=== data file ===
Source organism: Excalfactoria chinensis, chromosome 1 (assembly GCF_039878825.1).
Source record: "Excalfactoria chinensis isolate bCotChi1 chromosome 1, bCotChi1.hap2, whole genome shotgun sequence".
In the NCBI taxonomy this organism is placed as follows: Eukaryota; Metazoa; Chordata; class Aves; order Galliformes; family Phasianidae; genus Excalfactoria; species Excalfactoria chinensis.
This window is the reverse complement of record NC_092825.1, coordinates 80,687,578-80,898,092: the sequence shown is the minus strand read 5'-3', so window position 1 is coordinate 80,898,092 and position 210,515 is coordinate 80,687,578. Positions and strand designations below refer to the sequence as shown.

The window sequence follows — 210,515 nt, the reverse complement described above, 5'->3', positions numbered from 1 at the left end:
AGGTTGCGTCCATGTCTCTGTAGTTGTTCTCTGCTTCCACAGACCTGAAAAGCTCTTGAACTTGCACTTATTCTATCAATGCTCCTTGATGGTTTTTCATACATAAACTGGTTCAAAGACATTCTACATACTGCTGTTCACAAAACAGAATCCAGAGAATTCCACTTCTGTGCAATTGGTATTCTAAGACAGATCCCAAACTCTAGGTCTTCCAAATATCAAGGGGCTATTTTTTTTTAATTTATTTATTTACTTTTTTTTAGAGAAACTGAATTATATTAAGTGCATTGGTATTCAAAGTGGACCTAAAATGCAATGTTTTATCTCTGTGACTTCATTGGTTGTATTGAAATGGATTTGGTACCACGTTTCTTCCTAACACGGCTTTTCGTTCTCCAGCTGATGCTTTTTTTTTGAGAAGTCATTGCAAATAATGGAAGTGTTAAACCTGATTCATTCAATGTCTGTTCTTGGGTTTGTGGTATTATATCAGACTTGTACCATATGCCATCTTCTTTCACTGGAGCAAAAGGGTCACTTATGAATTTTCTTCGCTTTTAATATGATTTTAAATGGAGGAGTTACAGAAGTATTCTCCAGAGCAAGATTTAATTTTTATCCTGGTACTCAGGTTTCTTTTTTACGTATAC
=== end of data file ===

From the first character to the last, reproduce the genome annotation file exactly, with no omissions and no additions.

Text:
Source organism: Excalfactoria chinensis, chromosome 1 (assembly GCF_039878825.1).
Source record: "Excalfactoria chinensis isolate bCotChi1 chromosome 1, bCotChi1.hap2, whole genome shotgun sequence".
In the NCBI taxonomy this organism is placed as follows: Eukaryota; Metazoa; Chordata; class Aves; order Galliformes; family Phasianidae; genus Excalfactoria; species Excalfactoria chinensis.
This window is the reverse complement of record NC_092825.1, coordinates 80,687,578-80,898,092: the sequence shown is the minus strand read 5'-3', so window position 1 is coordinate 80,898,092 and position 210,515 is coordinate 80,687,578. Positions and strand designations below refer to the sequence as shown.

The window sequence follows — 210,515 nt, the reverse complement described above, 5'->3', positions numbered from 1 at the left end:
AGGTTGCGTCCATGTCTCTGTAGTTGTTCTCTGCTTCCACAGACCTGAAAAGCTCTTGAACTTGCACTTATTCTATCAATGCTCCTTGATGGTTTTTCATACATAAACTGGTTCAAAGACATTCTACATACTGCTGTTCACAAAACAGAATCCAGAGAATTCCACTTCTGTGCAATTGGTATTCTAAGACAGATCCCAAACTCTAGGTCTTCCAAATATCAAGGGGCTATTTTTTTTTAATTTATTTATTTACTTTTTTTTAGAGAAACTGAATTATATTAAGTGCATTGGTATTCAAAGTGGACCTAAAATGCAATGTTTTATCTCTGTGACTTCATTGGTTGTATTGAAATGGATTTGGTACCACGTTTCTTCCTAACACGGCTTTTCGTTCTCCAGCTGATGCTTTTTTTTTGAGAAGTCATTGCAAATAATGGAAGTGTTAAACCTGATTCATTCAATGTCTGTTCTTGGGTTTGTGGTATTATATCAGACTTGTACCATATGCCATCTTCTTTCACTGGAGCAAAAGGGTCACTTATGAATTTTCTTCGCTTTTAATATGATTTTAAATGGAGGAGTTACAGAAGTATTCTCCAGAGCAAGATTTAATTTTTATCCTGGTACTCAGGTTTCTTTTTTACGTATAC